To pinpoint exactly what the people want and then deliver it is much easier said than done. Bar Copains manages to do exactly that, and does it with a relaxed, unshowy confidence that’s rare among new openings.
If chef pals Nathan Sasi and Morgan McGlone are out to prove anything at the snug Surry Hills natural wine bar – their first venture together – then they certainly aren’t making too much noise about it. Instead, the respective Leigh Street Wine Room founder and former Belle’s Hot Chicken boss are leaning on familiar and almost foolproof tropes, with a clear understanding of what makes places like this tick.
By now, you’ve heard the Fugees and Faith Evans tracks pulsing from the speakers countless times. You’ve admired the curved shape of the bar at other demographically aligned establishments about town. You’ve sat in the bentwood chairs, flanked by terrazzo floors and rendered walls. And you don’t even need to glance at the menu to know it’s all shareable and that there’s a chicken liver parfait.
If it sounds like a bar à vins by numbers, know that none of it feels old hat. Unsurprisingly, the crowd is absolutely loving it, cramming as many plates (all handmade by McGlone himself under his Ryo’s Pottery banner) as possible onto the teensy tables and high-fiving the head honchos as they take turns stepping out of the kitchen. After all, when food is comfortingly familiar and grounded in good sense, frivolity will follow.
Consider the pig’s head fritti: neat little crumbed and fried blocks of sweetly spiced shredded meat, their richness relieved by the tang of Zuni pickles and a herby sauce gribiche. Uncomplicated, and exactly what you want in one hand as you swirl a frisky sauv blanc blend from the Dordogne in the other. You’ll need both hands for the devilishly good King George whiting sandwich, which sees tartare sauce and snippets of iceberg lettuce spread across two fluffy, crustless white bread slices with a plainly battered fillet in the middle. A salad of fleshy summer tomatoes and sweet watermelon works in a similarly simple way, needing no more than a few tuffets of goat’s curd and torn basil leaves to make it feel complete.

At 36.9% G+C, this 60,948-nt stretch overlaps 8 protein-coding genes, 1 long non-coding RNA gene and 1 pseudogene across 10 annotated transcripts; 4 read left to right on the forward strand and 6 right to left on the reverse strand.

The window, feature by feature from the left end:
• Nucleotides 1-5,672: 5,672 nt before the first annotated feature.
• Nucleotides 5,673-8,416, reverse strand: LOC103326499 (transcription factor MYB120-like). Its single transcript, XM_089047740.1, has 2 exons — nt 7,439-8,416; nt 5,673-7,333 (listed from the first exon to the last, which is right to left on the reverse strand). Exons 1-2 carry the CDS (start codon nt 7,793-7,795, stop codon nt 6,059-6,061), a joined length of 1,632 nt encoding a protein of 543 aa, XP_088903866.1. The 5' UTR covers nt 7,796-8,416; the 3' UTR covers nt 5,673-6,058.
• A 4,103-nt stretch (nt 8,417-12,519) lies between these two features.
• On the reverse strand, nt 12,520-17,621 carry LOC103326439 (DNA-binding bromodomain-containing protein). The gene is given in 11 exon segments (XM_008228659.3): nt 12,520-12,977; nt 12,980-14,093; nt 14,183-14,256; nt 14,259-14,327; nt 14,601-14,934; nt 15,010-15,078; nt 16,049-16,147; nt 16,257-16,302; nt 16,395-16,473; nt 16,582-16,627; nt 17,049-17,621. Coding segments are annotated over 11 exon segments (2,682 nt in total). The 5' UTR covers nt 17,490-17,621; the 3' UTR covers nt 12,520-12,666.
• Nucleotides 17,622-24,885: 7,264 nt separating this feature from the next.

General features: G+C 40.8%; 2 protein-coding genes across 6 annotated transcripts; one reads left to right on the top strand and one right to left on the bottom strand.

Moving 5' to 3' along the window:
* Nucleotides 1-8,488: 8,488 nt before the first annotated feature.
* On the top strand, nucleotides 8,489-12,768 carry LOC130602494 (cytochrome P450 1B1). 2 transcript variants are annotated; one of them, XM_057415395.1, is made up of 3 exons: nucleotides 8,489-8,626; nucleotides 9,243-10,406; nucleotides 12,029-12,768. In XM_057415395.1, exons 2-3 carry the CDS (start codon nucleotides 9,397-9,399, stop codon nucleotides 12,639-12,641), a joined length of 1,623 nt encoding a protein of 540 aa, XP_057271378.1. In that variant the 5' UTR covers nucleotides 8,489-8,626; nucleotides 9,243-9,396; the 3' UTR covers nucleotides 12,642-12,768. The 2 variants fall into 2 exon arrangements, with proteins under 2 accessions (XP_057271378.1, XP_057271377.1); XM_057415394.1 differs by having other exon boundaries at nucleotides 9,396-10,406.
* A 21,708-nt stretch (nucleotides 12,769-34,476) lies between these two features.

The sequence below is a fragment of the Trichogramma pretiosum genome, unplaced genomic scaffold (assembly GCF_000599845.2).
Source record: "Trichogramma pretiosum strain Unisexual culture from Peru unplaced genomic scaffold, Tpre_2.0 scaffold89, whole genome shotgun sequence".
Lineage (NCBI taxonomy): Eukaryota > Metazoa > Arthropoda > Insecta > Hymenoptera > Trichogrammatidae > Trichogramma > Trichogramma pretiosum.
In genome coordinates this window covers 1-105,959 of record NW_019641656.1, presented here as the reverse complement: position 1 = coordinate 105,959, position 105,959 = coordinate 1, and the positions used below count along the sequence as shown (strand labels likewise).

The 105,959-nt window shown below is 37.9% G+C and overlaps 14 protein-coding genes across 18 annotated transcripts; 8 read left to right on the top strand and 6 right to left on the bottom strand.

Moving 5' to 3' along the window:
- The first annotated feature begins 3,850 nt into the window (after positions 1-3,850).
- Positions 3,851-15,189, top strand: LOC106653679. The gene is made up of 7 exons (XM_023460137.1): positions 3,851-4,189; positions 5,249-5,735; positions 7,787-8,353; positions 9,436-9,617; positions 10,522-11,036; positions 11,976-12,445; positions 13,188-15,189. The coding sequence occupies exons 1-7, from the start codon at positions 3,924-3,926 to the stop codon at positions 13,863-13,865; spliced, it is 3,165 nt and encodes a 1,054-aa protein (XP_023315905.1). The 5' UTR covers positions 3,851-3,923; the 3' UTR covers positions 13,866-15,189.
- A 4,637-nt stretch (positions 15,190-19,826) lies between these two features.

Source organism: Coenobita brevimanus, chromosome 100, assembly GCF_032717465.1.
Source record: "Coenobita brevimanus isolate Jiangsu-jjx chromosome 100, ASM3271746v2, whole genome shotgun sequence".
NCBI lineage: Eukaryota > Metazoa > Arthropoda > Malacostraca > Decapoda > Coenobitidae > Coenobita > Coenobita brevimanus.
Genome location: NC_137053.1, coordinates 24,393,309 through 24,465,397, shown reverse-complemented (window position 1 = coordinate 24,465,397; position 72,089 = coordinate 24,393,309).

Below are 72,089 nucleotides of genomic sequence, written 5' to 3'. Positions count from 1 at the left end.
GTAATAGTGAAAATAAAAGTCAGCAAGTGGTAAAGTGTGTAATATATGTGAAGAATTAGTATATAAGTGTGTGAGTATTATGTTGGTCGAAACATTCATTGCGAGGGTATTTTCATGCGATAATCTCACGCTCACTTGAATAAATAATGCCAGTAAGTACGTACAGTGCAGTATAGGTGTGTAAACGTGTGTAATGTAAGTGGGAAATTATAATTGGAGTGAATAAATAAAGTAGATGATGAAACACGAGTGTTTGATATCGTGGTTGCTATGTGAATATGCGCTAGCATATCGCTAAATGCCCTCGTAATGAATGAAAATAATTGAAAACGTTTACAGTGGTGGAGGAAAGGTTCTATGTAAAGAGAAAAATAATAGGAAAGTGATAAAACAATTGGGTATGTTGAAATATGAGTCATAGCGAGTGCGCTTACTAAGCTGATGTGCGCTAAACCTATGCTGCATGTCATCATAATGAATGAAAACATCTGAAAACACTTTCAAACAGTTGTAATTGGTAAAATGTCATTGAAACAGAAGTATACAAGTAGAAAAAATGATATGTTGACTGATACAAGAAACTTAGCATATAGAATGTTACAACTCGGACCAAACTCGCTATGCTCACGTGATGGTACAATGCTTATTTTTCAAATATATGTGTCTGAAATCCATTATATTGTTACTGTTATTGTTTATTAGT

At $58, the 2GR Wagyu flank steak is pricey for bavette, but it’s a joy to eat, the thin blade of an Opinel knife meets with no resistance as it carves through its rosy centre. The beef is so full-flavoured that you don’t necessarily need any of the accompanying house-made condiments – zingy mustard, pungent mushroom ketchup, airy horseradish cream – though they double down on the pleasure.
Never once does it feel like you’re not in safe hands here, a testament not only to the chefs’ nous, but also to the assured service and the wine list by former Belle’s beverage director Christian Robertson. Those well-versed in the lo-fi landscape will be acquainted with most of the labels, but scattered conventional classics, rare back vintages and unicorn cuvées from overlords like Ganevat, Bornard and Pacalet lend considerable interest to the goings-on. Pop a bottle, and get amongst it.